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1-06-2015, 04:27

Laotian immigrants

Significance: Significant numbers of Laotian immigrants first came to the United States in the wake of the Vietnam War. They have often been lumped together with Vietnamese refugees, but the Laotians have differed in generally having less education, fewer skills, and more assimilation challenges. The Hmong, who fought against communism in Laos, are often included among Laotian immigrants, but these mountain people come from throughout Southeast Asia.

Laos is situated in the center of the Indochinese peninsula at the heart of the Mekong Basin, with Vietnam to the east. The location of the country ensured that it would become caught up in the turmoil of the Vietnam War during the 1960’s and early 1970’s, when its own people were also fighting

Laotian immigrants

Laotian refugee children at a refugee camp in Thailand in 1979. (AP/Wide World Photos)

A civil war. As the United States withdrew from Southeast Asia in 1975, Laotian refugees began to make their way to America. The U. S. government labeled all refugees as “Indochinese” regardless of their countries of origin. As a result, Laotians have been lumped together with the much larger number of Vietnamese refugees who poured into the United States. Consequently, some of the available government information does not represent the pattern of Laotian immigration.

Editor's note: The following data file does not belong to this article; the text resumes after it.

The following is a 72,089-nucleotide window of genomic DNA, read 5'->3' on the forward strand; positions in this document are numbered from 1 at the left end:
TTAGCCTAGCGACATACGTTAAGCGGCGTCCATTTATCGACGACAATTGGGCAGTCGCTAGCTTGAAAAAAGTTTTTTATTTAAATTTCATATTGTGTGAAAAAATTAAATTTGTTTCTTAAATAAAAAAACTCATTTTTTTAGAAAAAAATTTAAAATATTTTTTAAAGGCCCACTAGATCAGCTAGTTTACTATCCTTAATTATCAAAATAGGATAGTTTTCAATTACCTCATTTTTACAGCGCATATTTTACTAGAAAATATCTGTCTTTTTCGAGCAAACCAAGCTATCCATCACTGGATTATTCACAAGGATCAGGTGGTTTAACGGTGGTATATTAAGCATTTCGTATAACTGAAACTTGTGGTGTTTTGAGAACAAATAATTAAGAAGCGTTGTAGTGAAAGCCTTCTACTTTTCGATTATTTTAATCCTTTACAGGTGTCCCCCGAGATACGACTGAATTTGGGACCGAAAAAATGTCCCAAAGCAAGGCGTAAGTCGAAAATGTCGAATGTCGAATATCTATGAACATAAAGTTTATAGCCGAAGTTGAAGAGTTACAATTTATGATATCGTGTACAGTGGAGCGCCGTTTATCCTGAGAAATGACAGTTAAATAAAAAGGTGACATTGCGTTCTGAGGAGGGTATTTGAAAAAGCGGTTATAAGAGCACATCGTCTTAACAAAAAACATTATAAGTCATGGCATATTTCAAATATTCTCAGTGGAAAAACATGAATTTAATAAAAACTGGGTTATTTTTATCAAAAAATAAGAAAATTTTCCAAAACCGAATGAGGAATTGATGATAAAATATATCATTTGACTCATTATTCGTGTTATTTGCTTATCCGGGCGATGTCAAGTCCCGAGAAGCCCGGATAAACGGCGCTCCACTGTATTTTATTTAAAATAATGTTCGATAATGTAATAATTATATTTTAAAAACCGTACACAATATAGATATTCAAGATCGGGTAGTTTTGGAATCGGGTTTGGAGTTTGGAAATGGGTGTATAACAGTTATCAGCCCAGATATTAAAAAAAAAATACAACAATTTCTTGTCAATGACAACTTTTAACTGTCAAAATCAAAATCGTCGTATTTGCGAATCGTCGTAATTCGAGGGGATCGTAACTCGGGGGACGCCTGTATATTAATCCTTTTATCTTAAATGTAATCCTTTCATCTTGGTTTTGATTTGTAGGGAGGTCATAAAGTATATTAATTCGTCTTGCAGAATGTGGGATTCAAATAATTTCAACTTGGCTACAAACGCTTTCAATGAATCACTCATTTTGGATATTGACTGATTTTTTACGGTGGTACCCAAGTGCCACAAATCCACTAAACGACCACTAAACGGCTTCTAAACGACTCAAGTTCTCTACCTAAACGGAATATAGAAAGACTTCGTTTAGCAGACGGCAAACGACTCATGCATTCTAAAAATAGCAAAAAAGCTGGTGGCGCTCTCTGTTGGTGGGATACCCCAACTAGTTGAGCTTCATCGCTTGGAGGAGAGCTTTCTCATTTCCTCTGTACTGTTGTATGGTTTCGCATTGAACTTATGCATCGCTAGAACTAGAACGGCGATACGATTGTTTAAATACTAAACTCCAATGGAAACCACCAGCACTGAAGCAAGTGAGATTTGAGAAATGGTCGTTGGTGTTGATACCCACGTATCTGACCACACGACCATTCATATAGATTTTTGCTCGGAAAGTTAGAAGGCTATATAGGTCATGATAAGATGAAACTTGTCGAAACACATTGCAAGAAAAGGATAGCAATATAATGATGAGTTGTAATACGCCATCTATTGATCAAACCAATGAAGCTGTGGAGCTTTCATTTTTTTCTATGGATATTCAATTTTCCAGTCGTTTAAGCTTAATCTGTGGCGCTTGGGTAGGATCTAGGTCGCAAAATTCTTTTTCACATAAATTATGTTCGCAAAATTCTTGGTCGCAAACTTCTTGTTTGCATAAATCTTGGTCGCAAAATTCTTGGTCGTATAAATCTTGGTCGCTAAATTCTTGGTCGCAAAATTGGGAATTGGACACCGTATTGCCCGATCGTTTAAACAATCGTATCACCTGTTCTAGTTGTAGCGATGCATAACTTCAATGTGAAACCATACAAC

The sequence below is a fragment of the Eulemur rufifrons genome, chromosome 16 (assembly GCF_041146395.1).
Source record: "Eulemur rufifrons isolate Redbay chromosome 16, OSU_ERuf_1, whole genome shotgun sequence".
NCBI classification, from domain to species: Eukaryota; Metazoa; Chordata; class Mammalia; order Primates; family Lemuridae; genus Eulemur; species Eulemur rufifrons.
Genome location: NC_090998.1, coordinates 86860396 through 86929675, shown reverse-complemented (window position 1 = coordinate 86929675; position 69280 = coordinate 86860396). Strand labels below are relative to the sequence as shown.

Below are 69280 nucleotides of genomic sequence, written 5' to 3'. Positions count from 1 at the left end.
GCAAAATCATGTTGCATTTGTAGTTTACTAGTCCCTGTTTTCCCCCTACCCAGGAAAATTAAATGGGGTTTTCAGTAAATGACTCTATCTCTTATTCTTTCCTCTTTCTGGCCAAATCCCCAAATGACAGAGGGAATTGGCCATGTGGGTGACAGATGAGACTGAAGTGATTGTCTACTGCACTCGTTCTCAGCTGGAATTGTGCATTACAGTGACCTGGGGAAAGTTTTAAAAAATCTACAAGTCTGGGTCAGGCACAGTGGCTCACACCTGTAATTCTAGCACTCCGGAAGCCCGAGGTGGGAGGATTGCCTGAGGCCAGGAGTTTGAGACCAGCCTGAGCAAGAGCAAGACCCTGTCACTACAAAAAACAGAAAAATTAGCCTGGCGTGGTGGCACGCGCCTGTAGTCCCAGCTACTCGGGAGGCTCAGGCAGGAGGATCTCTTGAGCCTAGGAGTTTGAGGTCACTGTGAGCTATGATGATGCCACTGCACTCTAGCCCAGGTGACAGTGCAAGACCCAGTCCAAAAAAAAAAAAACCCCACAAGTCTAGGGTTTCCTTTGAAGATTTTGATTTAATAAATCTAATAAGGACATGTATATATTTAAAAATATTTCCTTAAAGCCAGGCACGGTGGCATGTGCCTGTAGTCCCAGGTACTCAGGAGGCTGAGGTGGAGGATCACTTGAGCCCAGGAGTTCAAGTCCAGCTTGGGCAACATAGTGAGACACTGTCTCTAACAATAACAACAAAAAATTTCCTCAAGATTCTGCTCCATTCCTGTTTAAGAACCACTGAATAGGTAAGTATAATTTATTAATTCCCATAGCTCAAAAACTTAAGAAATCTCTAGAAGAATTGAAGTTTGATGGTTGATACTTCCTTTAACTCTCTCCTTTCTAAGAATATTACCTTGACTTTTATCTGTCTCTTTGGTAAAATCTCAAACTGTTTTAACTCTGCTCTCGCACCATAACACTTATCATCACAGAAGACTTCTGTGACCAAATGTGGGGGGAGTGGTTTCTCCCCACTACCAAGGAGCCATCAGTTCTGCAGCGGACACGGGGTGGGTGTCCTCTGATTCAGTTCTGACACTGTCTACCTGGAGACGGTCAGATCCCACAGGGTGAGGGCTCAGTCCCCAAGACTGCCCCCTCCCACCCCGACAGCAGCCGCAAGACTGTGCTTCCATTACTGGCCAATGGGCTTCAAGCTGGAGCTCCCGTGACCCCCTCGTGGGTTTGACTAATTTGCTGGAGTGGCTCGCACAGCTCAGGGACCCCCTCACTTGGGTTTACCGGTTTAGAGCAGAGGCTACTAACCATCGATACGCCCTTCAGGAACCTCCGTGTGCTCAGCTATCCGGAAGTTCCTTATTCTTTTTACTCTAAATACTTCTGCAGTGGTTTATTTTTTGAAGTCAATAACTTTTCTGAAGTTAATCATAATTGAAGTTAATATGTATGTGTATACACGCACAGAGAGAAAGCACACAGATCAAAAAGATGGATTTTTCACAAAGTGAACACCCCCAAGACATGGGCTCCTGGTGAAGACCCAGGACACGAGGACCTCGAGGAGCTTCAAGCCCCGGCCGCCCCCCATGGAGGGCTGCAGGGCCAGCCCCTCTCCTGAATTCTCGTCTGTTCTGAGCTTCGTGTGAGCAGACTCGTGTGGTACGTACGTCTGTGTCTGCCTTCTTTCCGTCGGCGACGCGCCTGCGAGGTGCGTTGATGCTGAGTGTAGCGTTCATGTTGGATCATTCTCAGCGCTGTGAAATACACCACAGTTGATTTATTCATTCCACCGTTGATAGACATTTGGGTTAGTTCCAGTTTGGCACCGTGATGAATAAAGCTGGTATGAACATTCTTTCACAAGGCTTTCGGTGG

The Laotian refugees came in two major waves, which included ethnic Chinese, Lao minorities (chiefly Lao Theung and Mein), and the Hmong among their numbers. The first wave, from 1975 to 1977, consisted largely of boat people and overland refugees who had spent considerable and often harrowing time in refugee camps in Southeast Asia. Many of these people were Hmong who had fled Laos for refugee camps in Thailand after the communist government of the Pathet Lao took control in December, 1975.

The second wave, consisting largely of Lao minorities who began to arrive in the United States in 1978, resulted from attempts by the new Lao government to consolidate its control over ethnic minorities who had fought earlier for the U. S. Central Intelligence Agency. In 1978, the U. S. government offered “parolee” status to Hmong and other Laotians who had been employees of the U. S. government, with priority given to people who had been persecuted by communists. The 1980 Refugee Act gave the refugees resident-alien status and enabled more Laotians to enter the United States.